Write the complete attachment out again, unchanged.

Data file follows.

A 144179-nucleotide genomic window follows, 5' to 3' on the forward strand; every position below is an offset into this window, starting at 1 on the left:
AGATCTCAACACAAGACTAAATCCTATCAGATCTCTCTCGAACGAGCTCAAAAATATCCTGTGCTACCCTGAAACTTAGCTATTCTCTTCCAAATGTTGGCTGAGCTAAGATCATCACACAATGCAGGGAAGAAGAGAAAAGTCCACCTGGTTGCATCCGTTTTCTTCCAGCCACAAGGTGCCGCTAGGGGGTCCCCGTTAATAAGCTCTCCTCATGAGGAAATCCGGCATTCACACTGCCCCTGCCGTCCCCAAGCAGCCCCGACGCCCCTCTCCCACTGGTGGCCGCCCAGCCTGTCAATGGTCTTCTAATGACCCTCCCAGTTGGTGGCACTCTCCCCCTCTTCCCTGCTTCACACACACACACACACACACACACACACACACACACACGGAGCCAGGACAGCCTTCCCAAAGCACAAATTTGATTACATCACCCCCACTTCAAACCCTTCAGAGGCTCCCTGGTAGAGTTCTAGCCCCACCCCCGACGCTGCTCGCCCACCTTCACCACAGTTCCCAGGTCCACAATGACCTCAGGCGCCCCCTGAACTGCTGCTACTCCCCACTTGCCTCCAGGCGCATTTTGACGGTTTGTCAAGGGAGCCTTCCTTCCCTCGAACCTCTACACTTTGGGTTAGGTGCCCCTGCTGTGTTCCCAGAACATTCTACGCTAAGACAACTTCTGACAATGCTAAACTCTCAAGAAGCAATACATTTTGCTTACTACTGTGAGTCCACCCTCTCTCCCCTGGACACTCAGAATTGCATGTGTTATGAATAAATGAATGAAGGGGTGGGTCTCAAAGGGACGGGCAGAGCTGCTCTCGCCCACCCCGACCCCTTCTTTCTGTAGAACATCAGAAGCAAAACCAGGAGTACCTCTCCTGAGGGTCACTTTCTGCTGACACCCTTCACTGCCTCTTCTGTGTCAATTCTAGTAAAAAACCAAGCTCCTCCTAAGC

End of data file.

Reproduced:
A 144179-nucleotide genomic window follows, 5' to 3' on the forward strand; every position below is an offset into this window, starting at 1 on the left:
AGATCTCAACACAAGACTAAATCCTATCAGATCTCTCTCGAACGAGCTCAAAAATATCCTGTGCTACCCTGAAACTTAGCTATTCTCTTCCAAATGTTGGCTGAGCTAAGATCATCACACAATGCAGGGAAGAAGAGAAAAGTCCACCTGGTTGCATCCGTTTTCTTCCAGCCACAAGGTGCCGCTAGGGGGTCCCCGTTAATAAGCTCTCCTCATGAGGAAATCCGGCATTCACACTGCCCCTGCCGTCCCCAAGCAGCCCCGACGCCCCTCTCCCACTGGTGGCCGCCCAGCCTGTCAATGGTCTTCTAATGACCCTCCCAGTTGGTGGCACTCTCCCCCTCTTCCCTGCTTCACACACACACACACACACACACACACACACACACACACGGAGCCAGGACAGCCTTCCCAAAGCACAAATTTGATTACATCACCCCCACTTCAAACCCTTCAGAGGCTCCCTGGTAGAGTTCTAGCCCCACCCCCGACGCTGCTCGCCCACCTTCACCACAGTTCCCAGGTCCACAATGACCTCAGGCGCCCCCTGAACTGCTGCTACTCCCCACTTGCCTCCAGGCGCATTTTGACGGTTTGTCAAGGGAGCCTTCCTTCCCTCGAACCTCTACACTTTGGGTTAGGTGCCCCTGCTGTGTTCCCAGAACATTCTACGCTAAGACAACTTCTGACAATGCTAAACTCTCAAGAAGCAATACATTTTGCTTACTACTGTGAGTCCACCCTCTCTCCCCTGGACACTCAGAATTGCATGTGTTATGAATAAATGAATGAAGGGGTGGGTCTCAAAGGGACGGGCAGAGCTGCTCTCGCCCACCCCGACCCCTTCTTTCTGTAGAACATCAGAAGCAAAACCAGGAGTACCTCTCCTGAGGGTCACTTTCTGCTGACACCCTTCACTGCCTCTTCTGTGTCAATTCTAGTAAAAAACCAAGCTCCTCCTAAGC